Regional cerebral blood flow, glucose metabolism, protein synthesis, serum protein extravasation, and content of biochemical substrates in stroke-prone spontaneously hypertensive rats.
Stroke-prone spontaneously hypertensive rats with arterial blood pressure above 210 mmHg were taken for the present study after appearance of neurological symptoms. Regional cerebral blood flow, glucose metabolism, and protein synthesis rate were evaluated on the same brain section by means of triple-labelled autoradiographic techniques. Consecutive sections were used in the pictorial presentation of glucose, ATP, and serum protein extravasation. In addition, NADH-fluorescence was recorded. Two different patterns of hypertension-induced brain lesions could be distinguished: in two animals sharply demarcated cysts were visible in the cortical grey matter. In these animals no regional inhomogeneities of flow and metabolism were present remote from the infarct. In contrast, in three animals cysts were located in the white matter, leading to pronounced hemodynamic and metabolic disturbances throughout the brain. It is concluded that edema-induced brain swelling was the main cause for reduction in blood flow and metabolism.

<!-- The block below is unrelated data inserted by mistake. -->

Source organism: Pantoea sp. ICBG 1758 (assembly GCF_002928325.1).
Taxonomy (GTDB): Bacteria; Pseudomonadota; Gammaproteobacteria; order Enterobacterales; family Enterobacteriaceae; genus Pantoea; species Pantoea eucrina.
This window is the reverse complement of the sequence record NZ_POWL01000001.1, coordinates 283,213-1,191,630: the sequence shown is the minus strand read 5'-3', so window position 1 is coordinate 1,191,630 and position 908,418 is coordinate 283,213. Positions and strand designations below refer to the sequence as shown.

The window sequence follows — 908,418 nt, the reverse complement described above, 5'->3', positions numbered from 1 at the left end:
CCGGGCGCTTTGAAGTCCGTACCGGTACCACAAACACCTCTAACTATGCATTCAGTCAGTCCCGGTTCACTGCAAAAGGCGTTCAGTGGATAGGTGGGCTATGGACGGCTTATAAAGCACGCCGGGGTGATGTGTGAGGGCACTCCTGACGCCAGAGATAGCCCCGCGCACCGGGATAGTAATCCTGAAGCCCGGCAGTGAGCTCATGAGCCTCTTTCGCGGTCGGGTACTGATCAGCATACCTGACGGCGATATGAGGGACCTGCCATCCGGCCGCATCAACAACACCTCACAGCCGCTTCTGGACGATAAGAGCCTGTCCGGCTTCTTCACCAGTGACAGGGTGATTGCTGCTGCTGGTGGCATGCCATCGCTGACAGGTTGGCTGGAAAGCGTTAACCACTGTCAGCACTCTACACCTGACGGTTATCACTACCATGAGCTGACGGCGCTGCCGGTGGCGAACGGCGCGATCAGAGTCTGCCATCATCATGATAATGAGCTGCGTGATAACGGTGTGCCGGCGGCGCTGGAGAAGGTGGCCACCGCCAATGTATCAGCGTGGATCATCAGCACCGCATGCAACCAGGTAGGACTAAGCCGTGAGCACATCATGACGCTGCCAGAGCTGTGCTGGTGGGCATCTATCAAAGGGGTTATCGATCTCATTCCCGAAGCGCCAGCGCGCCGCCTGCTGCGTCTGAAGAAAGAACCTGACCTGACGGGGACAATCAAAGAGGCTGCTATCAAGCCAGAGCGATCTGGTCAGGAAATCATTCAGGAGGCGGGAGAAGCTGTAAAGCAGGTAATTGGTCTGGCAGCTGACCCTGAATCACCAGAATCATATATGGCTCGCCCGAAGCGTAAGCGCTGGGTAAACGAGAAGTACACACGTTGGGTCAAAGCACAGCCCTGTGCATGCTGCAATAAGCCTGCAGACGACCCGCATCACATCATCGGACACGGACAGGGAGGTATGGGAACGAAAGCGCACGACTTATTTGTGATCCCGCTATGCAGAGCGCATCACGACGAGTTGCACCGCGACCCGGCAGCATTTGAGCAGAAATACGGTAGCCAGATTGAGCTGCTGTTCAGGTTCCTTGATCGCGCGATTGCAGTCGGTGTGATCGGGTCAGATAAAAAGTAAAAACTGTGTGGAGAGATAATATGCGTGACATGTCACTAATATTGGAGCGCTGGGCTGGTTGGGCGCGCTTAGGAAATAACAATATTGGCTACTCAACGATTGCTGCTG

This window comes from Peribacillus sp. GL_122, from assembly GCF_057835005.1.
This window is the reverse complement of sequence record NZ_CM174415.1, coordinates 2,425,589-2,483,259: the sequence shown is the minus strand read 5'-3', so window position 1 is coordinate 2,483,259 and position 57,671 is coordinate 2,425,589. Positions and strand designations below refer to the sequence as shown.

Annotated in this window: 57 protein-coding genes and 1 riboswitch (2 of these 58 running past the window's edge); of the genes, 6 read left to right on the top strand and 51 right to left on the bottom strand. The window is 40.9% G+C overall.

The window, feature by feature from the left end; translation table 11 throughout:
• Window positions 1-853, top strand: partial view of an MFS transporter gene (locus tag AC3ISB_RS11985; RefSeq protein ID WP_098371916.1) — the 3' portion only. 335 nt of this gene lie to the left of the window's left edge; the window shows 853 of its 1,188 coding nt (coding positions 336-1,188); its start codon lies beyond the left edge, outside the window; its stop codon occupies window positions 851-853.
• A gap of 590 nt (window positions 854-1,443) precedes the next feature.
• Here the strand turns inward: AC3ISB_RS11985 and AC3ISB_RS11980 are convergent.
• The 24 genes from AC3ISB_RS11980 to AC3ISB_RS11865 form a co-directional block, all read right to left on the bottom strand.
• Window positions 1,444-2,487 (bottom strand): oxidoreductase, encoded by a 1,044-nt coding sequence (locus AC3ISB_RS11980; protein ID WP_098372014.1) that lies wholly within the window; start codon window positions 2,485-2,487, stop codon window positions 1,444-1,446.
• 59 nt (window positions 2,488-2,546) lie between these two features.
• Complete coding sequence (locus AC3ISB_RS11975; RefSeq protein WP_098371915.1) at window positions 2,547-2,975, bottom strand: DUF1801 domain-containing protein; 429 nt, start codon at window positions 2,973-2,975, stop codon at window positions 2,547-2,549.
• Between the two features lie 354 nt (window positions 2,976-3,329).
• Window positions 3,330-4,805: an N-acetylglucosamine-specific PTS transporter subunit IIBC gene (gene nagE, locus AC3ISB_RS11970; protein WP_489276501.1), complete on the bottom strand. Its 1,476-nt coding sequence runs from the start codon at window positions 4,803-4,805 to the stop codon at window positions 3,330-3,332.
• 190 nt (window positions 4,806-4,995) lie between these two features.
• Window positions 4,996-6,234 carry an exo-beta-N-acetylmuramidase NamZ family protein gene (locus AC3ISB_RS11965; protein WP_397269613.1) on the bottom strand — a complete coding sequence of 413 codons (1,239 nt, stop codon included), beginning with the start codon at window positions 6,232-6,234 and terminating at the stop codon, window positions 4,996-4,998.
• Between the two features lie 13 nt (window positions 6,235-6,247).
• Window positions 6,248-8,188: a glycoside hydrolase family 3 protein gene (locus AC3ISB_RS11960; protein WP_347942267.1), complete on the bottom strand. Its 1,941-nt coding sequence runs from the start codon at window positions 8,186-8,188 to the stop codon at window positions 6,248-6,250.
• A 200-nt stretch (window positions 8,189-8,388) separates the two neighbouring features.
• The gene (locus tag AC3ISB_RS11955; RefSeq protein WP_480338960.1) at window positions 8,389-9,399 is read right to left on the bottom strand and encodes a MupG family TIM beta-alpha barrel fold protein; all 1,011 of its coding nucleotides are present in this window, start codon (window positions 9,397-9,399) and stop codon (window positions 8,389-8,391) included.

Paschen, W; Mies, G; Bodsch, W; Yamori, Y; Hossmann, KA
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